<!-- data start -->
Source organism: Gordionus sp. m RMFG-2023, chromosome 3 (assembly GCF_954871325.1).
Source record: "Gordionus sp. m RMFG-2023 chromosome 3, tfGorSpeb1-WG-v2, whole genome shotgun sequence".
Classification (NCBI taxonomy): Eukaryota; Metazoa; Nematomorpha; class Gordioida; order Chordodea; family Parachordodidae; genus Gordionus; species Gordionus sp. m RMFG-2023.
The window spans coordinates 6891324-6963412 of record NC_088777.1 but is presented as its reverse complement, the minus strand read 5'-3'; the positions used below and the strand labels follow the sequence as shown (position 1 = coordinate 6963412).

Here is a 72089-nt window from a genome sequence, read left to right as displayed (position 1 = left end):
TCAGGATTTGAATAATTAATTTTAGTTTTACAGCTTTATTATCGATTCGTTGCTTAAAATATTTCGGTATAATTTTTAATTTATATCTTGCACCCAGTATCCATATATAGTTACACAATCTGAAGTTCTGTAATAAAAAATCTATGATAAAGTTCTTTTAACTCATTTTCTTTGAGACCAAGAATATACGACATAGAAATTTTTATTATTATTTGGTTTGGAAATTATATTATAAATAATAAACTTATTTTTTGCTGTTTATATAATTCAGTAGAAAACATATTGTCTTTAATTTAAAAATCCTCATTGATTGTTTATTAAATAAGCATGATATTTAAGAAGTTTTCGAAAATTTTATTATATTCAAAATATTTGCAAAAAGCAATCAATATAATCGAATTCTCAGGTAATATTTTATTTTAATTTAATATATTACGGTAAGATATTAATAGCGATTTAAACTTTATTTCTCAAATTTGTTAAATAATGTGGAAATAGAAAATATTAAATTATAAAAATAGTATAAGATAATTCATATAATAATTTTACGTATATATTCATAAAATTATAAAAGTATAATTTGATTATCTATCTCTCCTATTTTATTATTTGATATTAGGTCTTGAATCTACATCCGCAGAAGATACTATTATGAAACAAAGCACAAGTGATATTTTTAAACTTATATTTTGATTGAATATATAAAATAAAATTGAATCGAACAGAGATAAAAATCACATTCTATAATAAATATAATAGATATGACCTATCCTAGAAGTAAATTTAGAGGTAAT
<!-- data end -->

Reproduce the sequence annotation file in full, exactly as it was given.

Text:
Source organism: Gordionus sp. m RMFG-2023, chromosome 3 (assembly GCF_954871325.1).
Source record: "Gordionus sp. m RMFG-2023 chromosome 3, tfGorSpeb1-WG-v2, whole genome shotgun sequence".
Classification (NCBI taxonomy): Eukaryota; Metazoa; Nematomorpha; class Gordioida; order Chordodea; family Parachordodidae; genus Gordionus; species Gordionus sp. m RMFG-2023.
The window spans coordinates 6891324-6963412 of record NC_088777.1 but is presented as its reverse complement, the minus strand read 5'-3'; the positions used below and the strand labels follow the sequence as shown (position 1 = coordinate 6963412).

Here is a 72089-nt window from a genome sequence, read left to right as displayed (position 1 = left end):
TCAGGATTTGAATAATTAATTTTAGTTTTACAGCTTTATTATCGATTCGTTGCTTAAAATATTTCGGTATAATTTTTAATTTATATCTTGCACCCAGTATCCATATATAGTTACACAATCTGAAGTTCTGTAATAAAAAATCTATGATAAAGTTCTTTTAACTCATTTTCTTTGAGACCAAGAATATACGACATAGAAATTTTTATTATTATTTGGTTTGGAAATTATATTATAAATAATAAACTTATTTTTTGCTGTTTATATAATTCAGTAGAAAACATATTGTCTTTAATTTAAAAATCCTCATTGATTGTTTATTAAATAAGCATGATATTTAAGAAGTTTTCGAAAATTTTATTATATTCAAAATATTTGCAAAAAGCAATCAATATAATCGAATTCTCAGGTAATATTTTATTTTAATTTAATATATTACGGTAAGATATTAATAGCGATTTAAACTTTATTTCTCAAATTTGTTAAATAATGTGGAAATAGAAAATATTAAATTATAAAAATAGTATAAGATAATTCATATAATAATTTTACGTATATATTCATAAAATTATAAAAGTATAATTTGATTATCTATCTCTCCTATTTTATTATTTGATATTAGGTCTTGAATCTACATCCGCAGAAGATACTATTATGAAACAAAGCACAAGTGATATTTTTAAACTTATATTTTGATTGAATATATAAAATAAAATTGAATCGAACAGAGATAAAAATCACATTCTATAATAAATATAATAGATATGACCTATCCTAGAAGTAAATTTAGAGGTAAT